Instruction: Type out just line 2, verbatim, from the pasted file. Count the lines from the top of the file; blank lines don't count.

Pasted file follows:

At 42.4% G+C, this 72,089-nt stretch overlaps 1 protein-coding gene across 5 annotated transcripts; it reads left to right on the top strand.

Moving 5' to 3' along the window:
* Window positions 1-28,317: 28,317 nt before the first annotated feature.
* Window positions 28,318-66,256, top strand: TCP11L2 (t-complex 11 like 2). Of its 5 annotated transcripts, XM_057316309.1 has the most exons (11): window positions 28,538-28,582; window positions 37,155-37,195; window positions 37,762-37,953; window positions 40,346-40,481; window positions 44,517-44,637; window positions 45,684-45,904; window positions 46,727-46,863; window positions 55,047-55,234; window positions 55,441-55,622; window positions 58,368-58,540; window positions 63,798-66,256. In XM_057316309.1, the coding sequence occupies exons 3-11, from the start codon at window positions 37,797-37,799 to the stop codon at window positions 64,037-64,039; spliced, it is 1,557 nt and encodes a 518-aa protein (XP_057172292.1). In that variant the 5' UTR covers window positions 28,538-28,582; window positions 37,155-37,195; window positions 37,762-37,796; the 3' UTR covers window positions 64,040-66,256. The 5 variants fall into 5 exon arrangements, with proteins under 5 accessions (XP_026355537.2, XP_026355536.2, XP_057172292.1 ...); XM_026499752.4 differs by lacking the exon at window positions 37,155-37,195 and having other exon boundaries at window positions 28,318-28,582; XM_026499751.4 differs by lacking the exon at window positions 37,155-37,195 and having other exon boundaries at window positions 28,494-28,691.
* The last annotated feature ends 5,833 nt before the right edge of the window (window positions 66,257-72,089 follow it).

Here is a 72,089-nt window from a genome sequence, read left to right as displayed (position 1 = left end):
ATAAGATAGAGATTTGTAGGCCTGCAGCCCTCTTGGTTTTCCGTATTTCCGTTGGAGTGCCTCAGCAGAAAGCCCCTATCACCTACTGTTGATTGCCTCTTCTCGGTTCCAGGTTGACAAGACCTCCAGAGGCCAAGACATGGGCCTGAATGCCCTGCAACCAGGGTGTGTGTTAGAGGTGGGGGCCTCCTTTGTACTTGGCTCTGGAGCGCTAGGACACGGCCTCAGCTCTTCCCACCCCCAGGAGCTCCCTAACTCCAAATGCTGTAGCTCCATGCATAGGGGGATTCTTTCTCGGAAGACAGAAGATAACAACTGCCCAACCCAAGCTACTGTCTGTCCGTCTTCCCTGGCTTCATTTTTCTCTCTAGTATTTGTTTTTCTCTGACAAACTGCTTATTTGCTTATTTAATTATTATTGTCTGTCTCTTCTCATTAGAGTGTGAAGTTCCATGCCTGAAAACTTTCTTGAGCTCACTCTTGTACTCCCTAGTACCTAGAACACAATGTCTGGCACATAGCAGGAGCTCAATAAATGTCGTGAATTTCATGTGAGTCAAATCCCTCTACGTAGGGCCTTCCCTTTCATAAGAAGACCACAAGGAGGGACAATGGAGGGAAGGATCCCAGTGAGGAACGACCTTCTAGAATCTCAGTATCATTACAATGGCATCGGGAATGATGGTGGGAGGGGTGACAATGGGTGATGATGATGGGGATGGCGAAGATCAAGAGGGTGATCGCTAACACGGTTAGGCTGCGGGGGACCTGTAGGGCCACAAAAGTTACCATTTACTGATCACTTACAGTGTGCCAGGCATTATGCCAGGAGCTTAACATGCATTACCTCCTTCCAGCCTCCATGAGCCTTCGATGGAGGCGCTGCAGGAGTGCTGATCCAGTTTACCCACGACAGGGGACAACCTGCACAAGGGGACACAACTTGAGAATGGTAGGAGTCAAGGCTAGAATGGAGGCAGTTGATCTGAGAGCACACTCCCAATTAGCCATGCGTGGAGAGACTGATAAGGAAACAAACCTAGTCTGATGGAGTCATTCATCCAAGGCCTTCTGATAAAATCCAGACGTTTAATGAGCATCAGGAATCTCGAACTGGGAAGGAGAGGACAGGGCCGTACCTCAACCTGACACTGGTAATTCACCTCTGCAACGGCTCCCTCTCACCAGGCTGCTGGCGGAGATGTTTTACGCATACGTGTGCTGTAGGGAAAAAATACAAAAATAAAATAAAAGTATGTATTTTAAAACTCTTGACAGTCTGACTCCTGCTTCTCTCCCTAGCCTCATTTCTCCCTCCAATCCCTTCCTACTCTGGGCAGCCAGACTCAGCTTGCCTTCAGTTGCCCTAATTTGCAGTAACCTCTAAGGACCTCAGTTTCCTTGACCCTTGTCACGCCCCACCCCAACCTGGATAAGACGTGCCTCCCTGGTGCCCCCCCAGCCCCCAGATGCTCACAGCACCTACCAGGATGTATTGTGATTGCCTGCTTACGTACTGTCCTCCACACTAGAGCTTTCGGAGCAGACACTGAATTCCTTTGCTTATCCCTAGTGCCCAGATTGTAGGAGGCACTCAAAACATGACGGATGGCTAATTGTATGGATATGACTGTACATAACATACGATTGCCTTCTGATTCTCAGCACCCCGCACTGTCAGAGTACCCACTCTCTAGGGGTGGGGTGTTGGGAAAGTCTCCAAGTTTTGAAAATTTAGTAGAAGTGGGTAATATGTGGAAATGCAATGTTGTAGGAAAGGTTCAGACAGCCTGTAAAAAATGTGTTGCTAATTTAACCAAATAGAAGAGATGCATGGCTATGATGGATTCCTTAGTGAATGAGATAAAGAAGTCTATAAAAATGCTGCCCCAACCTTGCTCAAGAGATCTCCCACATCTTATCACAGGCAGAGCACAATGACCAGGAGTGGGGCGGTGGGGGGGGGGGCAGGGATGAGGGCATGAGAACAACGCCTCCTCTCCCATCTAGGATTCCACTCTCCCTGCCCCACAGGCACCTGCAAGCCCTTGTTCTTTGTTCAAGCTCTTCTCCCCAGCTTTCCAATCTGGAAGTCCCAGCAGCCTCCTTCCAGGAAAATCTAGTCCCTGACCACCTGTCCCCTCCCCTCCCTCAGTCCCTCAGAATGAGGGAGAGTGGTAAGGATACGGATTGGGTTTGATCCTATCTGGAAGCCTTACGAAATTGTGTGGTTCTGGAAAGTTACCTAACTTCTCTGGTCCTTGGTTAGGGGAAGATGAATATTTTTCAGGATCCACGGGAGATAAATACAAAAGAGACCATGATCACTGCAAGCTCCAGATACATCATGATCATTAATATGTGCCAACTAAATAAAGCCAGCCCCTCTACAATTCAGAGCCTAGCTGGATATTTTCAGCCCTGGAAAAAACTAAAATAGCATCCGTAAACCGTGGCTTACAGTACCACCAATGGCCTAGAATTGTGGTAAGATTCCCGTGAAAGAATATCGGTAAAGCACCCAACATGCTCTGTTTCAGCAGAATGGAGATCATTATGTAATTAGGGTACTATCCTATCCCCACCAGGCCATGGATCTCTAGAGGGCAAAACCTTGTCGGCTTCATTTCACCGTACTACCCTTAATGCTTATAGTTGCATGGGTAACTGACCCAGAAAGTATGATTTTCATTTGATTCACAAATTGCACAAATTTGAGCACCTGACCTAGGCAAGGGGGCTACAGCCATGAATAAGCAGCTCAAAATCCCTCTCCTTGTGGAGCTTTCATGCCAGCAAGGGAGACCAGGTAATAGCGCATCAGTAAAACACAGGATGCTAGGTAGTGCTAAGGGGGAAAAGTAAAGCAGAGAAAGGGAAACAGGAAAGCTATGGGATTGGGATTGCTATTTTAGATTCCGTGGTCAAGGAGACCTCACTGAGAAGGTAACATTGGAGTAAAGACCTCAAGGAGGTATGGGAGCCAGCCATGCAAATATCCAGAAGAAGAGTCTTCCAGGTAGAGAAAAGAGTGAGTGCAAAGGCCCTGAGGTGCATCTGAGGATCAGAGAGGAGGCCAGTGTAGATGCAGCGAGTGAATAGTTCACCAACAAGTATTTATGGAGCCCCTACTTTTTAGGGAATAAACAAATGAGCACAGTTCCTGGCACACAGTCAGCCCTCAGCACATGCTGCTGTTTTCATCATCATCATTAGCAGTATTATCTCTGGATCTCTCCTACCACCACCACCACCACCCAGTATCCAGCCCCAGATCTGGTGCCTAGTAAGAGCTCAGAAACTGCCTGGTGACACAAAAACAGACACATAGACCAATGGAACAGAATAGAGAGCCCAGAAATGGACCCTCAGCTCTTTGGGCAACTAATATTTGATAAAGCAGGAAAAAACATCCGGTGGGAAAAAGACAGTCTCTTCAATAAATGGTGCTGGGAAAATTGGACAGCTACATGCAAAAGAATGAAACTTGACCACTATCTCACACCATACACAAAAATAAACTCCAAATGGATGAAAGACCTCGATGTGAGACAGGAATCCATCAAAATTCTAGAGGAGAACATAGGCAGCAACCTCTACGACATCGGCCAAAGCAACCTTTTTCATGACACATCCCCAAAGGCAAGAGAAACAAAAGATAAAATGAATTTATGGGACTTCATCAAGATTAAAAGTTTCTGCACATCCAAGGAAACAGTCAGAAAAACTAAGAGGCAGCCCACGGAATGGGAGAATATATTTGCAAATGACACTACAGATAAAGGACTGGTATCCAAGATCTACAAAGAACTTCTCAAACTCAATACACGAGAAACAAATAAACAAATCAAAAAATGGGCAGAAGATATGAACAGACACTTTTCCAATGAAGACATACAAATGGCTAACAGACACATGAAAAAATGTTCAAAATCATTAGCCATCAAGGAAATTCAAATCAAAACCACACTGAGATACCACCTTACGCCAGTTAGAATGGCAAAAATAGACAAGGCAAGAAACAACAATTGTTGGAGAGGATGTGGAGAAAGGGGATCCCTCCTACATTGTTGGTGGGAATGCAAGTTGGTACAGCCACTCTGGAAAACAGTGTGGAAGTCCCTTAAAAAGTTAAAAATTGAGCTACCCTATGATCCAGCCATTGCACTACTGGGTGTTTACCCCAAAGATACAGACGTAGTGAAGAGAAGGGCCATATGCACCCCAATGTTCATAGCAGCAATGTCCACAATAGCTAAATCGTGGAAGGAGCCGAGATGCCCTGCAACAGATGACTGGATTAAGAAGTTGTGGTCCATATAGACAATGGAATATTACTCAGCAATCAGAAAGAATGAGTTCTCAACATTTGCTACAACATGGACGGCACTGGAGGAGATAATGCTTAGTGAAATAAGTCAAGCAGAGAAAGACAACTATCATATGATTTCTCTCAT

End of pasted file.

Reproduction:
Moving 5' to 3' along the window: